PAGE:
I don’t consider myself enough of a thief expert to critique it any further, so will just talk about other shenanigans that happened. After saving a Vigil Camp, a reward NPC appeared and was selling armour. I thought I would buy a full set anyway just to see what it looked like even though the stats were worse. I was disappointed to find it looked exactly like the starter armour, but this may just be placeholder stuff. I also switched to my town clothing, which disables your weapons, but still lets you use environmental ones. Although after attacking with one you switch into your normal armour.
Human Warrior 2: Revenge of the Crafting
I decided, given I had one final playthrough, I would mess with the crafting system for as long as possible. Speed-running through character creation and the Shaemoor tutorial, I set out to try and find the crafting NPCs. I used the directional NPCs I mentioned earlier, and while they didn’t lead me to the crafting NPCs (turns out they were already marked on), they did confirm that the Xunlai Guild are back in town and still storing items. While they wouldn’t store any for me in the demo, they were still there. I also payed a visit to the marketplace (across the road from the Xunlai agents) but they too were not in service.
I eventually found the crafting area, and thus began around 20 minutes of intense crafting action. In the weaponsmith discipline crafting was pretty simple but with some sneaky depth. Basically each weapon consists of two parts; let’s use a sword as the example. Firstly I had to refine some tin and copper ore to make Bronze Ingots, and then I used those ingots to discover a bunch of components. Eventually I had made both a Bronze Sword Hilt and a Bronze Sword Blade. Combining the two gave me a Bronze Sword.
Then I spotted I had a bunch of claws, horns and other random things, and decided to combine a Bronze Sword Hilt and Blade together with a fang. This created a Sharp Bronze Sword, which had the same damage as the Bronze Sword but gave me a bonus in Power.
Other components gave bonuses in other attributes and I even managed to make a shield I couldn’t use until level 10. My only complaint about the crafting system was having to run back and forth between a forge and a workbench. The forge was used for making Bronze Ingots and the weapon pieces, while the workbench was used for piecing together the weapons and for refining wood. The icons for the crafted weaponry also didn’t match their actual skins, but I assume they are placeholders.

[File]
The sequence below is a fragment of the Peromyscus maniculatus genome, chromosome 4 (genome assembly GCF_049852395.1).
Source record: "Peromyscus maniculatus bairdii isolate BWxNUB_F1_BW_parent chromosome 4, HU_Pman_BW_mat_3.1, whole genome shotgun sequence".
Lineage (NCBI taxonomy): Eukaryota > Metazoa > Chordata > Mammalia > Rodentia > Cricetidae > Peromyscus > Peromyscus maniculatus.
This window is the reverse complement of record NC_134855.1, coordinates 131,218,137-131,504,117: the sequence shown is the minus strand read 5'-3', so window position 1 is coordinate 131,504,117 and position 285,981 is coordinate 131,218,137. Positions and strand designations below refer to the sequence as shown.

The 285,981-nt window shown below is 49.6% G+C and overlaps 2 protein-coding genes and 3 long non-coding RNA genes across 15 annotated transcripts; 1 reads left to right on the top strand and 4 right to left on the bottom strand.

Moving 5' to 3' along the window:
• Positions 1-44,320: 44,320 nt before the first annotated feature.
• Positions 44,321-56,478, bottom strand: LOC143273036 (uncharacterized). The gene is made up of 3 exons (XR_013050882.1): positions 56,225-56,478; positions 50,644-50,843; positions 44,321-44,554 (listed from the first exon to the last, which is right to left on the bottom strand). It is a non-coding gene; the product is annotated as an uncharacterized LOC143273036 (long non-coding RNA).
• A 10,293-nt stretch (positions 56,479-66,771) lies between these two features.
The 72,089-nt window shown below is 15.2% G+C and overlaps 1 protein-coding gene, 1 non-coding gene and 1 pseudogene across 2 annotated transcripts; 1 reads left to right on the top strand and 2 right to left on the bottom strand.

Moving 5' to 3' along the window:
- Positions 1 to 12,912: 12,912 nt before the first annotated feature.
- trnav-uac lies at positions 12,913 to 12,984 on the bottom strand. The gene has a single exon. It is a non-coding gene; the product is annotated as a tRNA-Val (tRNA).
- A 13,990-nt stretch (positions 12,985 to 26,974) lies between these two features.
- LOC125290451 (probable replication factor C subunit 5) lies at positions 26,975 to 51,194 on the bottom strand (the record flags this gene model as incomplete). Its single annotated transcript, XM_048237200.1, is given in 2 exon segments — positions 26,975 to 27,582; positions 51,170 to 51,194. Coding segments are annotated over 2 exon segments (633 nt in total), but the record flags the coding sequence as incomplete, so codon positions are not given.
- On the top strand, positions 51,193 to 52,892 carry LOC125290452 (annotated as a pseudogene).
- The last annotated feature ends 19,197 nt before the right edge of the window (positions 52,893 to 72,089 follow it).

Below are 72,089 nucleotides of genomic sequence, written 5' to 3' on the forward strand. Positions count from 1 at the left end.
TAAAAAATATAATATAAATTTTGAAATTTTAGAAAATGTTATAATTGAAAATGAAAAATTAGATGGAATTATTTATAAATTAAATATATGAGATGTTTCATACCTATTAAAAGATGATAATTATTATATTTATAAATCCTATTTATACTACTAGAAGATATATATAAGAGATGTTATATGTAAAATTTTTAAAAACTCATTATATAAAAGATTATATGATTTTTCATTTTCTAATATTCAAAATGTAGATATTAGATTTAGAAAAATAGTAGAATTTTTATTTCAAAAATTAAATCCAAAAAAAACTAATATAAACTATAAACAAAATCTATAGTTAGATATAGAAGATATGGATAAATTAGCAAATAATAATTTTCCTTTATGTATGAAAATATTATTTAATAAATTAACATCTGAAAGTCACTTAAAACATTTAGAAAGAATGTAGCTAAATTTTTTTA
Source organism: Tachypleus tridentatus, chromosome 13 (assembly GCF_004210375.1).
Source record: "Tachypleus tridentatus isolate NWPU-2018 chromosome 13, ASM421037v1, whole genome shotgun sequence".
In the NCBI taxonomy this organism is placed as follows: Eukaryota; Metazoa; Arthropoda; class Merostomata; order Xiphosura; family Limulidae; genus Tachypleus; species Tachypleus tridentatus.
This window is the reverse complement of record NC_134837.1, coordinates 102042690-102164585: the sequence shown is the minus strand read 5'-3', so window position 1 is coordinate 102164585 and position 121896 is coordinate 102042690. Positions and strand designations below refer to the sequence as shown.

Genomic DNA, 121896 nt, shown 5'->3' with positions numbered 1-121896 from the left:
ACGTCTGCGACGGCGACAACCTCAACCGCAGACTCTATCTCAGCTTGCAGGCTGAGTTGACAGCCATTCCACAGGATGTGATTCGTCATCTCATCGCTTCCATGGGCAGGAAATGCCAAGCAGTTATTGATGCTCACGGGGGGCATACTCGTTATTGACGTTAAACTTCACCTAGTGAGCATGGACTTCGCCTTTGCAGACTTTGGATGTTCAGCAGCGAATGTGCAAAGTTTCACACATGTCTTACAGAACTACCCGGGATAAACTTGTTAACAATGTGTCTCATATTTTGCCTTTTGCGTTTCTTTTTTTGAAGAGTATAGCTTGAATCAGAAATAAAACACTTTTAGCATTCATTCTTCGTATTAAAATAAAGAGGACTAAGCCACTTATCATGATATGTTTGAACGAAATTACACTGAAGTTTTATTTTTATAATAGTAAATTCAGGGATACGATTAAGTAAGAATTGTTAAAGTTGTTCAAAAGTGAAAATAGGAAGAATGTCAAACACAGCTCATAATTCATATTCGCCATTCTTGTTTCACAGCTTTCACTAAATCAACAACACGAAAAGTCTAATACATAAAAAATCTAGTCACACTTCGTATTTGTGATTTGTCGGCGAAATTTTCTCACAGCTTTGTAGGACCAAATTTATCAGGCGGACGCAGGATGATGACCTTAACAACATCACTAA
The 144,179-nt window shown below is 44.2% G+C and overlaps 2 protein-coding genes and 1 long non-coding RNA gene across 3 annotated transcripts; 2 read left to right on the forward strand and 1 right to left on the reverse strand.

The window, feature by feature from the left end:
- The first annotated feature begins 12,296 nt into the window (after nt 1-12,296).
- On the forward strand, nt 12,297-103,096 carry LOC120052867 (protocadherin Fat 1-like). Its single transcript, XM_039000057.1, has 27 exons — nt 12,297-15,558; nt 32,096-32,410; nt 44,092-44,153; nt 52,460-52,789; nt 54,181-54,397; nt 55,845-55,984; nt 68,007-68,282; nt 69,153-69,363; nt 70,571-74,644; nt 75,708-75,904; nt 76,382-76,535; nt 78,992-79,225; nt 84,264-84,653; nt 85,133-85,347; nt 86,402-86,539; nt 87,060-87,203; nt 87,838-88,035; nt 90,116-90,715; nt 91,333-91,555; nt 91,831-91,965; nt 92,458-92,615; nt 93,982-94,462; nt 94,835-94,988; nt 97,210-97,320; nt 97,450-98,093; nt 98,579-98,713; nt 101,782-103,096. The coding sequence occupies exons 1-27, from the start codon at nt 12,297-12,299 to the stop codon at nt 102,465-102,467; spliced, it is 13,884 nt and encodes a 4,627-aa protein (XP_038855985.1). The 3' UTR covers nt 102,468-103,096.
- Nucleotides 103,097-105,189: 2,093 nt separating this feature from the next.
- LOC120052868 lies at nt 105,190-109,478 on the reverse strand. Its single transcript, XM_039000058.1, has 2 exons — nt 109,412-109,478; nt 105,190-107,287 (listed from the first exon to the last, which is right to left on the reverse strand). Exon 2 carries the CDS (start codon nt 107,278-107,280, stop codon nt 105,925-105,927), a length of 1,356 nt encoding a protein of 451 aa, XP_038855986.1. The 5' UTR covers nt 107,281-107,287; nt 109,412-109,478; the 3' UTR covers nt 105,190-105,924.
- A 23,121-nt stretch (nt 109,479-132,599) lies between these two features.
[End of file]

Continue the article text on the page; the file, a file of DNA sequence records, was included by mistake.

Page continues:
The game is fun, undoubtedly and undeniably fun. It is very different from Guild Wars 1, but a good kind of different. Even crafting, which is normally a chore in MMOs, was fun; within 20 minutes I had already made an entirely new weapon set. My only complaints were small, easily fixable things. The dodge meter allows you to dodge twice before it recharges, but it is very unclear at a glance if you are ready to dodge again. I also found some enemy attacks hard to spot and therefore hard to time dodges accordingly. The personal story star burst thing also doesn’t specify if you are above or below the objective, not very helpful on a multi-story building. I also feel character creation is pretty lacking, but was told it was still a pretty early version of it. But those minor problems didn’t ruin that fact that Guild Wars 2 is everything I wanted it to be and more.
Did you get to try and play the demo? If so, what did you think of it yourself? If not, what are you most excited for to try out yourself?